Top Japanese official resigns over sexual misconduct allegations

Vice minister of finance, Junichi Fukuda, denied the accusations that he sexually harassed a journalist but resigned as to not disrupt the ministry's work

Junichi Fukuda denied the allegations (Photo: Reuters)
Junichi Fukuda denied the allegations (Photo: Reuters)

A top Japenese official resigned on Wednesday following allegatioons of sexual misconduct, in what is being described as the country’s #MeToo moment.

Junichi Fukuda, the vice minister of finance, denied accusations reported in a magazine which says he sexually harassed a female reporter, but said he would quit.

The magazine, which also released an audio clip of the incident, claimed he told the journalist he wanted to kiss her. “I’ll tie up your hands. Can I touch your breasts?” a voice allegedly belonging to Fukuda is heard saying on the recording. “Shall we have an affair once the budget is approved?”

Fukuda’s resignation will come as a further embarrassment to the prime minister, Shinzo Abe, who is struggling to contain a cronyism scandal that centres on finance ministry officials.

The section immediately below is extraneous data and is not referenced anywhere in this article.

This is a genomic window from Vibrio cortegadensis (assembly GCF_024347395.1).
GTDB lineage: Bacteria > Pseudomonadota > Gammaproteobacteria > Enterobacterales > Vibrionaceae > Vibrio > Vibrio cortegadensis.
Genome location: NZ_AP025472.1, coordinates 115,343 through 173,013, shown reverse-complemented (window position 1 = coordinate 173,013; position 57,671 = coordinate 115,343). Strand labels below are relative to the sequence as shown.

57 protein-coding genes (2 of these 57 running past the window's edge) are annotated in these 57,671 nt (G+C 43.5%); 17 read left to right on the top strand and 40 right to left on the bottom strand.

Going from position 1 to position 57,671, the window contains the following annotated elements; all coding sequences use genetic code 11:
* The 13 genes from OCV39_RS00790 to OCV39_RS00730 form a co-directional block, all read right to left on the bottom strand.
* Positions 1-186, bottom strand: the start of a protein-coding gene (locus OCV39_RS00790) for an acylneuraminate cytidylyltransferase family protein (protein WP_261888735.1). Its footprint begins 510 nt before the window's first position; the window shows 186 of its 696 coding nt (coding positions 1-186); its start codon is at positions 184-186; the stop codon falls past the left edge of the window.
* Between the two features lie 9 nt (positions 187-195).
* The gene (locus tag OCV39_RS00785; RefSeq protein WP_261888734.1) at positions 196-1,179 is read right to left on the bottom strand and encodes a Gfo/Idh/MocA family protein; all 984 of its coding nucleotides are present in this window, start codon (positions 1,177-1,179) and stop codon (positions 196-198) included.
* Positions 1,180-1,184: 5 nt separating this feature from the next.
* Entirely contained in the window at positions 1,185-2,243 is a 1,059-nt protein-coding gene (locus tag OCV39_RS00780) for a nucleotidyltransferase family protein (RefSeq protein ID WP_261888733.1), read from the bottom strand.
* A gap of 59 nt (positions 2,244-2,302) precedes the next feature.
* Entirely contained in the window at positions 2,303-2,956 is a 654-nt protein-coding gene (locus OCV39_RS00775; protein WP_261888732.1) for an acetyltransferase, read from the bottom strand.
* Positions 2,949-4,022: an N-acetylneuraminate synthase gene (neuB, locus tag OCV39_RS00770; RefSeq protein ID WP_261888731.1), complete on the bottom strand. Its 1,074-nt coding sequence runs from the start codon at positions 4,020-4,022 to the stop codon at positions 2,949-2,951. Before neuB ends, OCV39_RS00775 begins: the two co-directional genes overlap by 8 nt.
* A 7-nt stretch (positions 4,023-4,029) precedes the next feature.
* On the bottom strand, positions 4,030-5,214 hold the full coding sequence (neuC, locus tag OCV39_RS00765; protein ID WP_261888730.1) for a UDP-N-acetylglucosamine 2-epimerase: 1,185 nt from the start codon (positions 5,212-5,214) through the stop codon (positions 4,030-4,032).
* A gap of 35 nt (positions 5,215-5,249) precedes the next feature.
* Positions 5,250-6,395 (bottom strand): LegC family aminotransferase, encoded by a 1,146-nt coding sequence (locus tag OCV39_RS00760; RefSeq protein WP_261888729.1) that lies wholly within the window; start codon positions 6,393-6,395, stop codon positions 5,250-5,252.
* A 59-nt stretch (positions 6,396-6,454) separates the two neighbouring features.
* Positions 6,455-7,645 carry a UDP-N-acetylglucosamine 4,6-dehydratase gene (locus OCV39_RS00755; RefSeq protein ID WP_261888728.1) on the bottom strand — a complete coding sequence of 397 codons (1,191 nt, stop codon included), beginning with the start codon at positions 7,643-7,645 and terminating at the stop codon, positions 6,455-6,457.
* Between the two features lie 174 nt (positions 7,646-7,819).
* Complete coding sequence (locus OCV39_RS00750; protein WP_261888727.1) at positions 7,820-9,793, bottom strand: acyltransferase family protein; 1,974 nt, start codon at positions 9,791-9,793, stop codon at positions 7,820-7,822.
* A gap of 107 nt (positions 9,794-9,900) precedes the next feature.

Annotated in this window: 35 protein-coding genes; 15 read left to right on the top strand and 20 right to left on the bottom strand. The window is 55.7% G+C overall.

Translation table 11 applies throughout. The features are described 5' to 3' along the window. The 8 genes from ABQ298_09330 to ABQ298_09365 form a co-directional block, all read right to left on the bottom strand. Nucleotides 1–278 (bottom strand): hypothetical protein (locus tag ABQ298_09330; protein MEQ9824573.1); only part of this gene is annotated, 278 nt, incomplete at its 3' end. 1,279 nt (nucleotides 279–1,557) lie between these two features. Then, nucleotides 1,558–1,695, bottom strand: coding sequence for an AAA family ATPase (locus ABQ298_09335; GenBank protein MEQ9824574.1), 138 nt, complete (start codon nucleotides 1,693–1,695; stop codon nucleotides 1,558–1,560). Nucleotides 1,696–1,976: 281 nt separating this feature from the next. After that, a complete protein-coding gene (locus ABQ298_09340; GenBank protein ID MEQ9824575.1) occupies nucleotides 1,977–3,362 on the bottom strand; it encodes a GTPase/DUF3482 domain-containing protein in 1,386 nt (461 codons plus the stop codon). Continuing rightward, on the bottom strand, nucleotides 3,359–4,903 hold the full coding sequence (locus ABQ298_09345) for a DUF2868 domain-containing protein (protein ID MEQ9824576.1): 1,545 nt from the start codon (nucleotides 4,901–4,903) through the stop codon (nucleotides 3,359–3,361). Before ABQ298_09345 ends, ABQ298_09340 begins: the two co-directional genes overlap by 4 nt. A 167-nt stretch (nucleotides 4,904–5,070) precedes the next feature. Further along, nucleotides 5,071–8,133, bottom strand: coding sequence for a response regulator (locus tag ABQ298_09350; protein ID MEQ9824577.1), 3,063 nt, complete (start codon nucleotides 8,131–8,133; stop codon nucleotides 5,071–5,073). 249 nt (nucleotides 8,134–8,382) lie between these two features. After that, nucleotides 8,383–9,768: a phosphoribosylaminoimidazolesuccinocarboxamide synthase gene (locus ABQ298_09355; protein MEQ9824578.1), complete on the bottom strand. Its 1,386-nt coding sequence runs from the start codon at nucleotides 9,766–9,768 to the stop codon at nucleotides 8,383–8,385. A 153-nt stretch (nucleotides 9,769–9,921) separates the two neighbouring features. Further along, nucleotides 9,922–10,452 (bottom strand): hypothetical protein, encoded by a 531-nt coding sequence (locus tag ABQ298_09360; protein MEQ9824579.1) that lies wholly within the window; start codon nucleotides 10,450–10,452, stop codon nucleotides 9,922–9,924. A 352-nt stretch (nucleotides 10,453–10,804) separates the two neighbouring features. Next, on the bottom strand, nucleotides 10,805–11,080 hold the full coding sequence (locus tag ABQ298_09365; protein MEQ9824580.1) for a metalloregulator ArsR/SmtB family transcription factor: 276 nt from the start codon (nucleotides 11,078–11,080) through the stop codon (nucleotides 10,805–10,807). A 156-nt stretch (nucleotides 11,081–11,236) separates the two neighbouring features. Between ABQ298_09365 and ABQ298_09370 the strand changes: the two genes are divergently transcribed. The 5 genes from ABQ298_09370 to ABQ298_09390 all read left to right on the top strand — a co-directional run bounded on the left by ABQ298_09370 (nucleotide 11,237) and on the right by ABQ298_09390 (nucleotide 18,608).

Separately, a local governor stepped down over allegations he paid women for relationships.

Fukuda said he would fight the allegations against him and only resigning because he did not want to disrupt work at the ministry which already "faces a severe situation".

The finance minister, Taro Aso, drew widespread criticism for resisting calls to fire Fukuda, who initially said he would launch a libel suit against the magazine.

The finance ministry has launched an investigation and urged the alleged victim to come forward so it can determine if Fukuda was guilty of sexual misconduct.

Aso, who conceded the remarks on the audio were unacceptable, said Fukuda could not be accused of sexual misconduct until the unnamed female reporter, an employee of the private broadcaster TV Asahi, comes forward.

“Because no victim has come out, only the wrongdoer has been put on the spot and it’s a one-sided story,” Aso said. “Fukuda could be the victim instead of a wrongdoer.”

Before Fukuda's resignation, Japan's newspaper employees union had issued a statement calling for better protection of women in the workplace.

"Female reporters have had to suffer silently, despite being subjected to humiliating and mortifying treatment," the union said.

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